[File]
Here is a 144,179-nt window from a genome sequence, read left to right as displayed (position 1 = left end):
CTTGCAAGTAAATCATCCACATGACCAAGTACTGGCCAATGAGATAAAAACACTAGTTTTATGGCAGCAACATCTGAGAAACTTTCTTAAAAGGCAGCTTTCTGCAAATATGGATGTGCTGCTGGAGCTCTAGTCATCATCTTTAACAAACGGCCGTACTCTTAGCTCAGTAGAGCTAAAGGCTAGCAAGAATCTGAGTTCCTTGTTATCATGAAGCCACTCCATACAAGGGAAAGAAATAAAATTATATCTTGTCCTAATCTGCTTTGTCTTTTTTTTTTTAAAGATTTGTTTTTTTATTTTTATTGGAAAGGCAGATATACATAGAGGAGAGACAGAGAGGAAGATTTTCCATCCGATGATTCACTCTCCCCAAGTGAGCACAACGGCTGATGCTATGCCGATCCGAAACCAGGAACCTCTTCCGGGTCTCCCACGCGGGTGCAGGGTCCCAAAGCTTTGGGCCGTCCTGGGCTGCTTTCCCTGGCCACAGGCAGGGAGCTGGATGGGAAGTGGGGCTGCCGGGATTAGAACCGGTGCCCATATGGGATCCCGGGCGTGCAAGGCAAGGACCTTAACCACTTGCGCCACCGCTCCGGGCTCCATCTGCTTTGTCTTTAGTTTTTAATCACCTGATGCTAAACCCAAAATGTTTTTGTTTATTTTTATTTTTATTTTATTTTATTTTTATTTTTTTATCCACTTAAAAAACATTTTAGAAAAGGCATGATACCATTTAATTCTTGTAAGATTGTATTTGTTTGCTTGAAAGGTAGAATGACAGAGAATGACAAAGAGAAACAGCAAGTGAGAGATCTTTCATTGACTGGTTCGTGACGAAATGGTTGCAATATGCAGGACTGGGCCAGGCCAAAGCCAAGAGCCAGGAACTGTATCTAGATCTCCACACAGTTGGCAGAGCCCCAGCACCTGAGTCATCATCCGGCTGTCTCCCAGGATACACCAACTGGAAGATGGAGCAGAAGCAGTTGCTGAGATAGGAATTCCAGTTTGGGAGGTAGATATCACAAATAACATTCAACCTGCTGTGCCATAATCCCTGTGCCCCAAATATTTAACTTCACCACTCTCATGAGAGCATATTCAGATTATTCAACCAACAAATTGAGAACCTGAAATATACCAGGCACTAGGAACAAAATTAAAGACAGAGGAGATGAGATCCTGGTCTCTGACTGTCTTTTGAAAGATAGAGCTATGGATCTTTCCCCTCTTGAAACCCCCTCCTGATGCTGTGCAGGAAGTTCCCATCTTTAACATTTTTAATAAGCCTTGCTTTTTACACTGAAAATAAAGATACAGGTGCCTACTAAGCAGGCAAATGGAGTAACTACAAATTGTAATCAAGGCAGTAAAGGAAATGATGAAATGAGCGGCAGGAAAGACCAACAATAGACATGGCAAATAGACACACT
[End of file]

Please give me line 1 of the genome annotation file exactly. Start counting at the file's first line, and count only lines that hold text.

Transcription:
Here is a 144,179-nt window from a genome sequence, read left to right as displayed (position 1 = left end):